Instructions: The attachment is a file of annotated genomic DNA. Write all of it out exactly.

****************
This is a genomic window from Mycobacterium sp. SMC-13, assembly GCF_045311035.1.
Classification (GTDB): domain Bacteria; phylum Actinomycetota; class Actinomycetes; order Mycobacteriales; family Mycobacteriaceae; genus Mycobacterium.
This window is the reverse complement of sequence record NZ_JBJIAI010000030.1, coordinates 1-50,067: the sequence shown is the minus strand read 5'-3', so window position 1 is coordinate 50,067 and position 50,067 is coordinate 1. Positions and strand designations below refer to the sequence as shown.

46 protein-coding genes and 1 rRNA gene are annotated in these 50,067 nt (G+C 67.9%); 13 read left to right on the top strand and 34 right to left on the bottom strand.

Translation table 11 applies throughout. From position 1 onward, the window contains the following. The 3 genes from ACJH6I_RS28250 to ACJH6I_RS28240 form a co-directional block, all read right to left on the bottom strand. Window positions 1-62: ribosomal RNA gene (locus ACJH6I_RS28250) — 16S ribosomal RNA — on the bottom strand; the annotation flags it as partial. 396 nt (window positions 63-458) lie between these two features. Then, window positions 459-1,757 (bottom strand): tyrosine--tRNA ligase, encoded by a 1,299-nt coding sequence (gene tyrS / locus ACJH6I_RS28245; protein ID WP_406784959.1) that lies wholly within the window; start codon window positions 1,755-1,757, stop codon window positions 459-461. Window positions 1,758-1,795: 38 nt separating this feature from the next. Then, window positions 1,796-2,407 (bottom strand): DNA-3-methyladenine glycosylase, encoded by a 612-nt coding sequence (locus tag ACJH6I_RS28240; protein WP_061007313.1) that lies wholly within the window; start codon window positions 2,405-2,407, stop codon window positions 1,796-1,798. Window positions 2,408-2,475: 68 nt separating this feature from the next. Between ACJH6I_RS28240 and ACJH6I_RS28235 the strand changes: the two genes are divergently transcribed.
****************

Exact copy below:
This is a genomic window from Mycobacterium sp. SMC-13, assembly GCF_045311035.1.
Classification (GTDB): domain Bacteria; phylum Actinomycetota; class Actinomycetes; order Mycobacteriales; family Mycobacteriaceae; genus Mycobacterium.
This window is the reverse complement of sequence record NZ_JBJIAI010000030.1, coordinates 1-50,067: the sequence shown is the minus strand read 5'-3', so window position 1 is coordinate 50,067 and position 50,067 is coordinate 1. Positions and strand designations below refer to the sequence as shown.

46 protein-coding genes and 1 rRNA gene are annotated in these 50,067 nt (G+C 67.9%); 13 read left to right on the top strand and 34 right to left on the bottom strand.

Translation table 11 applies throughout. From position 1 onward, the window contains the following. The 3 genes from ACJH6I_RS28250 to ACJH6I_RS28240 form a co-directional block, all read right to left on the bottom strand. Window positions 1-62: ribosomal RNA gene (locus ACJH6I_RS28250) — 16S ribosomal RNA — on the bottom strand; the annotation flags it as partial. 396 nt (window positions 63-458) lie between these two features. Then, window positions 459-1,757 (bottom strand): tyrosine--tRNA ligase, encoded by a 1,299-nt coding sequence (gene tyrS / locus ACJH6I_RS28245; protein ID WP_406784959.1) that lies wholly within the window; start codon window positions 1,755-1,757, stop codon window positions 459-461. Window positions 1,758-1,795: 38 nt separating this feature from the next. Then, window positions 1,796-2,407 (bottom strand): DNA-3-methyladenine glycosylase, encoded by a 612-nt coding sequence (locus tag ACJH6I_RS28240; protein WP_061007313.1) that lies wholly within the window; start codon window positions 2,405-2,407, stop codon window positions 1,796-1,798. Window positions 2,408-2,475: 68 nt separating this feature from the next. Between ACJH6I_RS28240 and ACJH6I_RS28235 the strand changes: the two genes are divergently transcribed.